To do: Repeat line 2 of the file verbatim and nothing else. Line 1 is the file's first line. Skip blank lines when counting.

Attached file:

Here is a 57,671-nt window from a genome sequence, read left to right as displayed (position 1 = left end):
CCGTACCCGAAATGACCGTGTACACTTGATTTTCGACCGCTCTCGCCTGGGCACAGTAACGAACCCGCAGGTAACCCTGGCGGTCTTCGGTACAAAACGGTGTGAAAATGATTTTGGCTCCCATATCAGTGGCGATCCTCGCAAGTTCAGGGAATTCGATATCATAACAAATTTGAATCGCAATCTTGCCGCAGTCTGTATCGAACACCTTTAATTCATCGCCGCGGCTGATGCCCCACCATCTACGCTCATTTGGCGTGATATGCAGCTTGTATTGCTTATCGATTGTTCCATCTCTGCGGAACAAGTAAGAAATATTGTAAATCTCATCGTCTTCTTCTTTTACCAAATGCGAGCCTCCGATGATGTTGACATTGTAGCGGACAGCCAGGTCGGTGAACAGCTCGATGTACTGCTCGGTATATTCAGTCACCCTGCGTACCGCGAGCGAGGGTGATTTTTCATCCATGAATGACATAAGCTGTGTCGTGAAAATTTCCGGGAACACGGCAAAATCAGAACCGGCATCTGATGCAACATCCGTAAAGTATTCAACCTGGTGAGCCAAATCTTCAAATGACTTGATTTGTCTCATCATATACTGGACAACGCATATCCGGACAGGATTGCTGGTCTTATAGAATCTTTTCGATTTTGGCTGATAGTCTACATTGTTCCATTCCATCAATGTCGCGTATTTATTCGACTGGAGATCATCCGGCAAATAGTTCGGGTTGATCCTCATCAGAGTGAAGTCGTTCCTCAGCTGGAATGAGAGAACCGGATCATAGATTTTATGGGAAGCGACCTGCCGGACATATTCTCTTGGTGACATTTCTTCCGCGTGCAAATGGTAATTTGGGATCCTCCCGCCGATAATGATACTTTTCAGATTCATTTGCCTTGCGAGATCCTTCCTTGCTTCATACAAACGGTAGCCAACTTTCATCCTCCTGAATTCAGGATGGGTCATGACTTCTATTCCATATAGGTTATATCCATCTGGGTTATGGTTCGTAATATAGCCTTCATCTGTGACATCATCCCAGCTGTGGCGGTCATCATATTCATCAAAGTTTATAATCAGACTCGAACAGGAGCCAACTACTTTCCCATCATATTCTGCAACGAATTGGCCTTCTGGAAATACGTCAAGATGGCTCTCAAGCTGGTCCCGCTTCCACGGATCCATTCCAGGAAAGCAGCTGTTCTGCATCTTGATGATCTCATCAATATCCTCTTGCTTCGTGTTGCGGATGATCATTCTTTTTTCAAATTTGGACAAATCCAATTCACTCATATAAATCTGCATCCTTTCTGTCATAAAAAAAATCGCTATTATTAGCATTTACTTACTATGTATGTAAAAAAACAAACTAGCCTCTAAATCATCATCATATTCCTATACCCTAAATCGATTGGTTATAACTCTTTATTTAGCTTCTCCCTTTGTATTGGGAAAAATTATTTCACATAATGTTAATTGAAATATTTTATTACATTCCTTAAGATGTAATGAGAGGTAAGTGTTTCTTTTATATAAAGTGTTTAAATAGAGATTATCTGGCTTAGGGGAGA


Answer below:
CCGTACCCGAAATGACCGTGTACACTTGATTTTCGACCGCTCTCGCCTGGGCACAGTAACGAACCCGCAGGTAACCCTGGCGGTCTTCGGTACAAAACGGTGTGAAAATGATTTTGGCTCCCATATCAGTGGCGATCCTCGCAAGTTCAGGGAATTCGATATCATAACAAATTTGAATCGCAATCTTGCCGCAGTCTGTATCGAACACCTTTAATTCATCGCCGCGGCTGATGCCCCACCATCTACGCTCATTTGGCGTGATATGCAGCTTGTATTGCTTATCGATTGTTCCATCTCTGCGGAACAAGTAAGAAATATTGTAAATCTCATCGTCTTCTTCTTTTACCAAATGCGAGCCTCCGATGATGTTGACATTGTAGCGGACAGCCAGGTCGGTGAACAGCTCGATGTACTGCTCGGTATATTCAGTCACCCTGCGTACCGCGAGCGAGGGTGATTTTTCATCCATGAATGACATAAGCTGTGTCGTGAAAATTTCCGGGAACACGGCAAAATCAGAACCGGCATCTGATGCAACATCCGTAAAGTATTCAACCTGGTGAGCCAAATCTTCAAATGACTTGATTTGTCTCATCATATACTGGACAACGCATATCCGGACAGGATTGCTGGTCTTATAGAATCTTTTCGATTTTGGCTGATAGTCTACATTGTTCCATTCCATCAATGTCGCGTATTTATTCGACTGGAGATCATCCGGCAAATAGTTCGGGTTGATCCTCATCAGAGTGAAGTCGTTCCTCAGCTGGAATGAGAGAACCGGATCATAGATTTTATGGGAAGCGACCTGCCGGACATATTCTCTTGGTGACATTTCTTCCGCGTGCAAATGGTAATTTGGGATCCTCCCGCCGATAATGATACTTTTCAGATTCATTTGCCTTGCGAGATCCTTCCTTGCTTCATACAAACGGTAGCCAACTTTCATCCTCCTGAATTCAGGATGGGTCATGACTTCTATTCCATATAGGTTATATCCATCTGGGTTATGGTTCGTAATATAGCCTTCATCTGTGACATCATCCCAGCTGTGGCGGTCATCATATTCATCAAAGTTTATAATCAGACTCGAACAGGAGCCAACTACTTTCCCATCATATTCTGCAACGAATTGGCCTTCTGGAAATACGTCAAGATGGCTCTCAAGCTGGTCCCGCTTCCACGGATCCATTCCAGGAAAGCAGCTGTTCTGCATCTTGATGATCTCATCAATATCCTCTTGCTTCGTGTTGCGGATGATCATTCTTTTTTCAAATTTGGACAAATCCAATTCACTCATATAAATCTGCATCCTTTCTGTCATAAAAAAAATCGCTATTATTAGCATTTACTTACTATGTATGTAAAAAAACAAACTAGCCTCTAAATCATCATCATATTCCTATACCCTAAATCGATTGGTTATAACTCTTTATTTAGCTTCTCCCTTTGTATTGGGAAAAATTATTTCACATAATGTTAATTGAAATATTTTATTACATTCCTTAAGATGTAATGAGAGGTAAGTGTTTCTTTTATATAAAGTGTTTAAATAGAGATTATCTGGCTTAGGGGAGA